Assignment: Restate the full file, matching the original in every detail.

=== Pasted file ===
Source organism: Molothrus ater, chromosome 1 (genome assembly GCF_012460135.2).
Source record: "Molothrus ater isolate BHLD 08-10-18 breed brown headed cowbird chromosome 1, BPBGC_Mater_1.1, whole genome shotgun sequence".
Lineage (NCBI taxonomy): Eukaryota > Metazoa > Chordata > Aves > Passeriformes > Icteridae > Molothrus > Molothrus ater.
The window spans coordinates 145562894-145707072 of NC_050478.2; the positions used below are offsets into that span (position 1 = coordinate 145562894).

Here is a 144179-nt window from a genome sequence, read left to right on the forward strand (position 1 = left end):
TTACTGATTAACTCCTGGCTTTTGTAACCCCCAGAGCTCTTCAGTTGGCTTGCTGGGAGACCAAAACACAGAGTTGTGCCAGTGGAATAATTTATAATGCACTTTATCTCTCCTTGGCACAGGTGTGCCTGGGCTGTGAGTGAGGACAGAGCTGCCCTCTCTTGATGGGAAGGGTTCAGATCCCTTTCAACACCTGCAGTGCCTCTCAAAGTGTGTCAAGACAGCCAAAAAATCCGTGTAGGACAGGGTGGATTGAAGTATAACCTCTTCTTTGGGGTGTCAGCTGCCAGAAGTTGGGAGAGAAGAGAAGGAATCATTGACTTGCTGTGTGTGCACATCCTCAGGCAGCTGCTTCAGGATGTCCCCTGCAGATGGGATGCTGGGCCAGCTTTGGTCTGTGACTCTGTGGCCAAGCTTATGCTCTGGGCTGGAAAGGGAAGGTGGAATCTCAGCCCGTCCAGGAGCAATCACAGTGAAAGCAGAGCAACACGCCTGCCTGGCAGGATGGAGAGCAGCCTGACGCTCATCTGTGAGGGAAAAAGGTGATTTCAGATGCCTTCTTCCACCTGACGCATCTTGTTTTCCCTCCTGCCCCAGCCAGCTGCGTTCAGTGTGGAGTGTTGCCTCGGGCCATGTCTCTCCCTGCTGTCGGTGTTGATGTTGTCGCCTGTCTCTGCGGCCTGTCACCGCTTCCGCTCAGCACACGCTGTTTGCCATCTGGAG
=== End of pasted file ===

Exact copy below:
Source organism: Molothrus ater, chromosome 1 (genome assembly GCF_012460135.2).
Source record: "Molothrus ater isolate BHLD 08-10-18 breed brown headed cowbird chromosome 1, BPBGC_Mater_1.1, whole genome shotgun sequence".
Lineage (NCBI taxonomy): Eukaryota > Metazoa > Chordata > Aves > Passeriformes > Icteridae > Molothrus > Molothrus ater.
The window spans coordinates 145562894-145707072 of NC_050478.2; the positions used below are offsets into that span (position 1 = coordinate 145562894).

Here is a 144179-nt window from a genome sequence, read left to right on the forward strand (position 1 = left end):
TTACTGATTAACTCCTGGCTTTTGTAACCCCCAGAGCTCTTCAGTTGGCTTGCTGGGAGACCAAAACACAGAGTTGTGCCAGTGGAATAATTTATAATGCACTTTATCTCTCCTTGGCACAGGTGTGCCTGGGCTGTGAGTGAGGACAGAGCTGCCCTCTCTTGATGGGAAGGGTTCAGATCCCTTTCAACACCTGCAGTGCCTCTCAAAGTGTGTCAAGACAGCCAAAAAATCCGTGTAGGACAGGGTGGATTGAAGTATAACCTCTTCTTTGGGGTGTCAGCTGCCAGAAGTTGGGAGAGAAGAGAAGGAATCATTGACTTGCTGTGTGTGCACATCCTCAGGCAGCTGCTTCAGGATGTCCCCTGCAGATGGGATGCTGGGCCAGCTTTGGTCTGTGACTCTGTGGCCAAGCTTATGCTCTGGGCTGGAAAGGGAAGGTGGAATCTCAGCCCGTCCAGGAGCAATCACAGTGAAAGCAGAGCAACACGCCTGCCTGGCAGGATGGAGAGCAGCCTGACGCTCATCTGTGAGGGAAAAAGGTGATTTCAGATGCCTTCTTCCACCTGACGCATCTTGTTTTCCCTCCTGCCCCAGCCAGCTGCGTTCAGTGTGGAGTGTTGCCTCGGGCCATGTCTCTCCCTGCTGTCGGTGTTGATGTTGTCGCCTGTCTCTGCGGCCTGTCACCGCTTCCGCTCAGCACACGCTGTTTGCCATCTGGAG